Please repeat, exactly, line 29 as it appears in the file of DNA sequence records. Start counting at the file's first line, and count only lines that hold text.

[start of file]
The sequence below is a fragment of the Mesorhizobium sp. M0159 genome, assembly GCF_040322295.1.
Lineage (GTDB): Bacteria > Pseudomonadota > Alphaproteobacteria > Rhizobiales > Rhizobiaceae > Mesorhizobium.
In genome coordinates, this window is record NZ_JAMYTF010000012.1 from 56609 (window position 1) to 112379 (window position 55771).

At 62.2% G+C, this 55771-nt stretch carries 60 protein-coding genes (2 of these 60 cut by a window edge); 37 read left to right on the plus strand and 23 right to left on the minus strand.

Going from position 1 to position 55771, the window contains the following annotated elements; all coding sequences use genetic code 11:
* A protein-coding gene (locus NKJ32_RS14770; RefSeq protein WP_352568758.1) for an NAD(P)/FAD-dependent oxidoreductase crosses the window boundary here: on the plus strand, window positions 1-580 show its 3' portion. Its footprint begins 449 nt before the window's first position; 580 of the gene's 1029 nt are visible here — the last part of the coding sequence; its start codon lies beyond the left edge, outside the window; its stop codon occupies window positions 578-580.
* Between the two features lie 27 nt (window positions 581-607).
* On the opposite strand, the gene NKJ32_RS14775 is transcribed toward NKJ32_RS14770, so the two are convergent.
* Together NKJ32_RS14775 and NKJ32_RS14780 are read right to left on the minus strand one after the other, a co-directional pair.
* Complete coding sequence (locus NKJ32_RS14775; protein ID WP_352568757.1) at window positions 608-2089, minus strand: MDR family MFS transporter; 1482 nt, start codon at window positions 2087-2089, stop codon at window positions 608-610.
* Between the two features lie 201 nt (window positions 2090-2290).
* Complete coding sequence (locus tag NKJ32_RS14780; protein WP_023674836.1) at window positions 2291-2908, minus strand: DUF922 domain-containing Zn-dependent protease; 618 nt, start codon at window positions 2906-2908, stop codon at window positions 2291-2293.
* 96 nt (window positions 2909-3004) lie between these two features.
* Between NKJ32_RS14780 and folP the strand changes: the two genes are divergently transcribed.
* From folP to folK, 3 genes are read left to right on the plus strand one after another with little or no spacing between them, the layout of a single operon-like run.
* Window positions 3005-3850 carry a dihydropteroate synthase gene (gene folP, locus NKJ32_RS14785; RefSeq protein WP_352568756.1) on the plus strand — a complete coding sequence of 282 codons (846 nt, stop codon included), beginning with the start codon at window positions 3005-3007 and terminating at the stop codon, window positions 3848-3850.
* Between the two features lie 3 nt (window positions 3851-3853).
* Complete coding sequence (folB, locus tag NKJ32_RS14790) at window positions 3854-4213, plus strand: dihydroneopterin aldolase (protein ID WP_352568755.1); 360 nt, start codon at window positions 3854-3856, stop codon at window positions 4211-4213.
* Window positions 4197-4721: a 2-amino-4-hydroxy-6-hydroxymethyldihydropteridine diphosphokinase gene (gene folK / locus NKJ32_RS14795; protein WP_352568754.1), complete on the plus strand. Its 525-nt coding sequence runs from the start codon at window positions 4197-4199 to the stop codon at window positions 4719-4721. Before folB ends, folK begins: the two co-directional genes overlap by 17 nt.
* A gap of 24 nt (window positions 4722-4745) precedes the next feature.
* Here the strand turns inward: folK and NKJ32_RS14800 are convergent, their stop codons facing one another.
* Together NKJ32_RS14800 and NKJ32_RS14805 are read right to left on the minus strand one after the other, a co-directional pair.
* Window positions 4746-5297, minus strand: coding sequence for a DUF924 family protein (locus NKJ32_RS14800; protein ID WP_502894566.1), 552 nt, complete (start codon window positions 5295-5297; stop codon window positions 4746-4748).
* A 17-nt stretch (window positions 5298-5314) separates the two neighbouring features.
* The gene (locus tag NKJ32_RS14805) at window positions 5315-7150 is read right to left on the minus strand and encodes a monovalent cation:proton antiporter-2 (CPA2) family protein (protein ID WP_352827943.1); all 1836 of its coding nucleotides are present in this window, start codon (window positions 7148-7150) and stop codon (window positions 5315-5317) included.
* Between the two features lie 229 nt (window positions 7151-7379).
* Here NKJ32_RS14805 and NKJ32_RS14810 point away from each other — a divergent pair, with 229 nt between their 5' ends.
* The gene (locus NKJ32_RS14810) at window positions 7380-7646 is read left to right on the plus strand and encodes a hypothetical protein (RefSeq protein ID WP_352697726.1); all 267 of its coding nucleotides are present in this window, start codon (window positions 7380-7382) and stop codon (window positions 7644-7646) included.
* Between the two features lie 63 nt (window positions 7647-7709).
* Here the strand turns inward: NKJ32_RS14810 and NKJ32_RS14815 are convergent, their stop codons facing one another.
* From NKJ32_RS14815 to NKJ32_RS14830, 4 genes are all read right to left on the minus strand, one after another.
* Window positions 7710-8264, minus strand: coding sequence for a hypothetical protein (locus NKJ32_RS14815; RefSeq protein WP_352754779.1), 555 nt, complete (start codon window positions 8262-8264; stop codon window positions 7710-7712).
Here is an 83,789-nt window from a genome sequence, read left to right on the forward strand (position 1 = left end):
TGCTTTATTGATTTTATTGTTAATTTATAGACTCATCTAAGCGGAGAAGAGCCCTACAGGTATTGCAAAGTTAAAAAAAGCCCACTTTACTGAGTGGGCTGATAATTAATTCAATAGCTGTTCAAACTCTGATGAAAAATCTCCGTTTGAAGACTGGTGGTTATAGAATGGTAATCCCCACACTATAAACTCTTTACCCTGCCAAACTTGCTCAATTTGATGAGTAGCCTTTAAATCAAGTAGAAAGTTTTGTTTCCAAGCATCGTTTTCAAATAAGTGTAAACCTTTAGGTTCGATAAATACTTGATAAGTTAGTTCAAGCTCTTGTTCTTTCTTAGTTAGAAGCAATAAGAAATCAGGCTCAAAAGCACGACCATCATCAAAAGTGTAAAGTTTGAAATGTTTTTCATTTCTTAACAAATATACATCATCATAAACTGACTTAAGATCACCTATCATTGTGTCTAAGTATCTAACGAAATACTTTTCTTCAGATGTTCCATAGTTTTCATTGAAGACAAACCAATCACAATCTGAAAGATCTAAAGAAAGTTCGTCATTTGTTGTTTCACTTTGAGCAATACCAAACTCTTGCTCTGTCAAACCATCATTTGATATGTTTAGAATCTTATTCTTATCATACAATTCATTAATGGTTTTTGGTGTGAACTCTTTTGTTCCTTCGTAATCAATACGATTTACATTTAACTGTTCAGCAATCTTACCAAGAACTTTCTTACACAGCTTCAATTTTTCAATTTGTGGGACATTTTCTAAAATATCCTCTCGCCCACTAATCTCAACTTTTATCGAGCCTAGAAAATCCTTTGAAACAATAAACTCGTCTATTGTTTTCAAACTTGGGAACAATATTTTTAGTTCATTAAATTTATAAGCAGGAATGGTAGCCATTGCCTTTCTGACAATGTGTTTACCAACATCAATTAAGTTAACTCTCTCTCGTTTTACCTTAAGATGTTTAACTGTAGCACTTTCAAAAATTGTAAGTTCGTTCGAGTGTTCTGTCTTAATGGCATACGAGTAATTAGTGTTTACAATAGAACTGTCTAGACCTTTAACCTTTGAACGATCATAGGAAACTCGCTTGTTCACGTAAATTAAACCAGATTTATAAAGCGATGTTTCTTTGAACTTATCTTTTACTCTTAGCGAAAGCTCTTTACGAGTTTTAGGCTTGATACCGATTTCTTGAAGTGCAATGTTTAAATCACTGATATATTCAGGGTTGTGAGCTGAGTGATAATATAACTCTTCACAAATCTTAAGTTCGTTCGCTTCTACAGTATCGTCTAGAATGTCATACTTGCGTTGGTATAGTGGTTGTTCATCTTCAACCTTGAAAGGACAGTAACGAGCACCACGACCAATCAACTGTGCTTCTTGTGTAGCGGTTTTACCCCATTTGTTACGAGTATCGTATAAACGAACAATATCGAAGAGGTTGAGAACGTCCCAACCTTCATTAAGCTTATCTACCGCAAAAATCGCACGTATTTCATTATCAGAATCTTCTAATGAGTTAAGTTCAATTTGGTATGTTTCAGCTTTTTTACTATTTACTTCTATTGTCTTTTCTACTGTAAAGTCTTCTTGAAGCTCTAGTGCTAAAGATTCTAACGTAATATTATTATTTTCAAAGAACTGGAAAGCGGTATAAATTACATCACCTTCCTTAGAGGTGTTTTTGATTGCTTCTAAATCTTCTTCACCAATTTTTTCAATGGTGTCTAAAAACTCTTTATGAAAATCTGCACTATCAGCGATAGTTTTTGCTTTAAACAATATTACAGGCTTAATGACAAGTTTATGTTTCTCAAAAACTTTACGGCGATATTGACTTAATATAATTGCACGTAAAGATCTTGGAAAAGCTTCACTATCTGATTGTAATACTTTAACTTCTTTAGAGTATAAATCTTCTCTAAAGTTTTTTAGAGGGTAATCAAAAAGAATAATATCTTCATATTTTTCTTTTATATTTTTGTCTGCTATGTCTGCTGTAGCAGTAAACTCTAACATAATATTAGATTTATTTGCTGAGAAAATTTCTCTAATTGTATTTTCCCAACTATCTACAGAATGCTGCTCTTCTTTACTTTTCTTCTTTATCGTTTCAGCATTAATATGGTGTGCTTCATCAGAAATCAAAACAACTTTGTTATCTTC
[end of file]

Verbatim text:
* Between the two features lie 63 nt (window positions 7647-7709).